John Muir


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Circa Date

circa 1887



[made, eating roughly both] and roughly devour the eggs, larvae & parent ants & the rotten or sound wood [or sound wood] of the cells all in one spicy acid hash.

The Digger Indians also are fond of the [eat] larvae & even of the perfect ants so I have been told my old mountaineers. They bite off and reject the head and eat the tickly acid body with keen relish. Thus are the poor biters, bitten like every other biter big and little in the world’s great family.[- biting off the heads, eating only the bodies for the pleasant acid they are said to contain. These give but little trouble to the mountaineer. If careful he need not be bitten [oftener] more than once a year, & it is worth something to experience so tremendous a sensation. Where there is [For every] one of this largest species there is [are] probably ten thousand of the small [foetid species] foetid kind. Its range extends up the mountains nearly to the timber-line.

[The largest ranges to a height of 10000 feet, or to the extreme edge of the timberline.] [While few of the small species are found above 6000 feet.]

There is also a fine active intelligent looking red species [of red ants] intermediate in size between the above. They dwell in the ground, and build large piles of seed husks leaves straw etc over their nests [& seem peaceable unless disturbed, when they attack with great fury.] [& eat grass seeds & many other kinds as with [ ]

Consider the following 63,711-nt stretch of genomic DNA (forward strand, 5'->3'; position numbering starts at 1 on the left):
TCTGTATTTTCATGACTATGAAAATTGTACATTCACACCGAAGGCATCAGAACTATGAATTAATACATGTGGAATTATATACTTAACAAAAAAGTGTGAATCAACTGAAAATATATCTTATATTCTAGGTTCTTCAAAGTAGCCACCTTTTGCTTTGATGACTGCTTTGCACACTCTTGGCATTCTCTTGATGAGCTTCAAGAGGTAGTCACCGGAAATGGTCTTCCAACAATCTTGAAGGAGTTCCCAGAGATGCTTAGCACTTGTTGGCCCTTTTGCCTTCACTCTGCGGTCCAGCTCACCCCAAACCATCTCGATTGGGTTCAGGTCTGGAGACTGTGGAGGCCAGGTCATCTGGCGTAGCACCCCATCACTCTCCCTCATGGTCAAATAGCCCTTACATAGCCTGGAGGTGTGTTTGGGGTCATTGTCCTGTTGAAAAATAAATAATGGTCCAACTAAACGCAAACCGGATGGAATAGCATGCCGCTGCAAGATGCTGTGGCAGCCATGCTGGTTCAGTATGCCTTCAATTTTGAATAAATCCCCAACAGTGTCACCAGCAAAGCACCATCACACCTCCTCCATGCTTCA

Their food seems to be mostly insects & [seeds of grass] [etc diff] plant leaves, seeds [etc] sap etc.

How many mouths Nature has to fill: how many neighbors we have; how little we know about them, & how seldom we get in each others way. And then to think of our still smaller fellow mortals invisibly small, compared with which the smallest ants are as mastodons.


June 14} The pool basins below the falls and [the pools] [In front of one of the white dashing] cascades hereabouts [have evidently been] [near camp there is as usual a pool] formed by [the force] of the heavy down plunging currents are [at the same time] kept delightfully [which not only wears away the rock where it strikes more than the rock is worn by the current flowing from the foot of the fall thus forming a basin, but the basin thus formed is kept] clean and clear of detritus. The heavier parts of the material swept over the fall [swept over the fall while it] is heaped up a short distance in front [of the fall] in the form of a dam, thus tending together with erosion to increase the size [or depth] of the basin [until the depth of water is so great as to act as a protecting cushion for the descending current to spend its force upon & control the wear on the bottom of the basin keeping it equal to the wear of the channel over its rim]. Sudden changes however are effected during the spring floods when the snow is melting & the upper tributaries are roaring loud from "bank to brae". Then boulders [stones] slowly loosened by disintegration that may have fallen into the [upper] channels & which the ordinary summer & winter currents were unable to move are suddenly swept forward as by a mighty besom & hurled over the falls

[&] into these [foot] pools & piled up in a new [curving]

Date Occurred


Resource Identifier

MuirReel31 Notebook05 Img040.jpg

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Holt-Atherton Special Collections, University of the Pacific Library

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